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As I am currently doing this project in only C, I've up untill this point only used my webserver as a single threaded application. However, I dont want that anymore! So I have the following code that handles my Work.

void BeginListen()



        while ( 1 )

Now I've added fork(); before the start of ProcessConnection(); which helpes me allowing multiple connections! However, when I add code for daemoning the application found in this answer. I've encounted a little problem, using fork() will create a copy of my whole running app, which is the purpose of fork(). So, I'd like to solve this problem.

My ProcessConnection() looks like this

void ProcessConnections()

        addr_size = sizeof(connector);

    	connecting_socket = accept(current_socket, (struct sockaddr *)&connector, &addr_size);

        if ( connecting_socket < 0 )
                perror("Accepting sockets");



How would I do to simply just add a couple of lines above or after connecting=socket = accept... in order to make it accept more than one connection at the time? Can i use fork(); but when it comes down to DisposeCurrentConnection(); I want to kill that process and just have the parent-thread running.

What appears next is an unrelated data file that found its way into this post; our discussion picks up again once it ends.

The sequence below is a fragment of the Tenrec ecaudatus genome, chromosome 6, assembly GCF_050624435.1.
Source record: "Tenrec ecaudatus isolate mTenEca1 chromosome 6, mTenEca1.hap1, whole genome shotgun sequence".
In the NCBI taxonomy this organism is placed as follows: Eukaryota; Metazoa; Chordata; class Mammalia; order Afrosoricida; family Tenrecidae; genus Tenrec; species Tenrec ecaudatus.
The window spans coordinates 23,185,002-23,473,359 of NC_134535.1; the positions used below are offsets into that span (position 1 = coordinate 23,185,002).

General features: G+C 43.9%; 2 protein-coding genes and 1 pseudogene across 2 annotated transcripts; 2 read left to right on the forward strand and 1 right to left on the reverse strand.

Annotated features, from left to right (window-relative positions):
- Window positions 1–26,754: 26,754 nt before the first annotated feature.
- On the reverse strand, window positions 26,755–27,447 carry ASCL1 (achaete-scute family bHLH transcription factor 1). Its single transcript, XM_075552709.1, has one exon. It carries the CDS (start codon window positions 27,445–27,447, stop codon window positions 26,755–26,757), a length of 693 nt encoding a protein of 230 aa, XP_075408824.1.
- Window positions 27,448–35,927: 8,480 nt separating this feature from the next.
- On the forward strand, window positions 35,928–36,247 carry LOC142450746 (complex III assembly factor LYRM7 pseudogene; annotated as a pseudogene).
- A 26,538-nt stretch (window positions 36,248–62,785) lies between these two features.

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this question is not really to do with threads - since you're using fork, it is a multi-process webserver, not multithreaded. –  frankodwyer Jan 11 '09 at 19:36
@frankodwyer, I'd be glad to see tutorials or examples on pthreads aswell, fork is only an example. –  Filip Ekberg Jan 11 '09 at 19:37

5 Answers 5

up vote 4 down vote accepted

I'm not a 100% sure what it is that you're trying to do, buy off the top of my head, I'd prefer to do the fork after the accept, and simply exit() when you're done. Keep in mind though, that you need to react to the SIGCHLD signal when the child process exits, otherwise you'll have a ton of zombie-processes hanging around, waiting to deliver their exit-status to the parent process. C-pseudo-code:

for (;;) {
  connecting_socket = accept(server_socket);
  if (connecting_socket < 0)
      if (errno == EINTR)
          // handle error

  if (! (child_pid = fork ()))
       // child process, do work with connecting socket
       exit (0);
  else if (child_pid > 0)